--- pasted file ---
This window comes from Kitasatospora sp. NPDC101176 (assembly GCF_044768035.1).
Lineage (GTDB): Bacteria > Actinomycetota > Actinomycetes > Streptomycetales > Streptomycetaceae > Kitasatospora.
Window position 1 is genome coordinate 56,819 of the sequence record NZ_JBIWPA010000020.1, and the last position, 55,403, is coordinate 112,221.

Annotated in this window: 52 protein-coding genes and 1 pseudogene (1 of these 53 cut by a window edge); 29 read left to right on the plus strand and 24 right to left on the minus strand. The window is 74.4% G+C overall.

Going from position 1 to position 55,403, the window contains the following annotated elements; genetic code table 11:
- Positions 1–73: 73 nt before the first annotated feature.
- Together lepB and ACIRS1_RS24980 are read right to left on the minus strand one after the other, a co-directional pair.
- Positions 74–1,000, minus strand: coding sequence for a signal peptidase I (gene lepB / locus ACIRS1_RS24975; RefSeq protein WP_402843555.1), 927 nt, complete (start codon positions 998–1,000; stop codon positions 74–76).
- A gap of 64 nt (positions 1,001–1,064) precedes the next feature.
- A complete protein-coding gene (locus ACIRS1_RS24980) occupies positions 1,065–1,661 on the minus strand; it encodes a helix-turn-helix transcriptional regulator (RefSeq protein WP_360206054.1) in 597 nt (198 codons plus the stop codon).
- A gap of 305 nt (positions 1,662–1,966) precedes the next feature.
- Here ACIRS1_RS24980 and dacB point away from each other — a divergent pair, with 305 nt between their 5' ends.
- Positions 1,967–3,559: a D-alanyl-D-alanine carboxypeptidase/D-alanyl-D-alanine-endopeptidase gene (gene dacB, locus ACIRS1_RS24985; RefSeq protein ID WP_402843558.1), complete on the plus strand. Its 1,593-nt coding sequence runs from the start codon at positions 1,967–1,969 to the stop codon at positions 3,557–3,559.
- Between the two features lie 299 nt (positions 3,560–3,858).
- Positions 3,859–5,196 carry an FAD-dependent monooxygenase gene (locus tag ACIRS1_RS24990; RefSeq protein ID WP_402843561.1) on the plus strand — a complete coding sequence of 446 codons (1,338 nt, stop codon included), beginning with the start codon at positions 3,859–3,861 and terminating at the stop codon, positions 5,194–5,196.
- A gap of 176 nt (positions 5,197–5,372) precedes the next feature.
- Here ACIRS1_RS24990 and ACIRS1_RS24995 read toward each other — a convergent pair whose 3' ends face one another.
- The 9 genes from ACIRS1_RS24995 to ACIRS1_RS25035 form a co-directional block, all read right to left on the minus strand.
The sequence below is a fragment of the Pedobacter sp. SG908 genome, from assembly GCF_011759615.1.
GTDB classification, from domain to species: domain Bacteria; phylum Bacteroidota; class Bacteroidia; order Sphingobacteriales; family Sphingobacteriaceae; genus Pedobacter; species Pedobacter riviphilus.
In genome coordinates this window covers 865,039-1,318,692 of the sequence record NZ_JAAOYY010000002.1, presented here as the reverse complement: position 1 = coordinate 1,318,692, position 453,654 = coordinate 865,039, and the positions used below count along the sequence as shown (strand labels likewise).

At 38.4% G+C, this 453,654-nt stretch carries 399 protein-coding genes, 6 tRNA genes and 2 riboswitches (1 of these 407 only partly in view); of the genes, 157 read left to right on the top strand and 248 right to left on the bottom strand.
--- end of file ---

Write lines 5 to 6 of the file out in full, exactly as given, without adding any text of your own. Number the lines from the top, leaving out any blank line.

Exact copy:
Going from position 1 to position 55,403, the window contains the following annotated elements; genetic code table 11:
- Positions 1–73: 73 nt before the first annotated feature.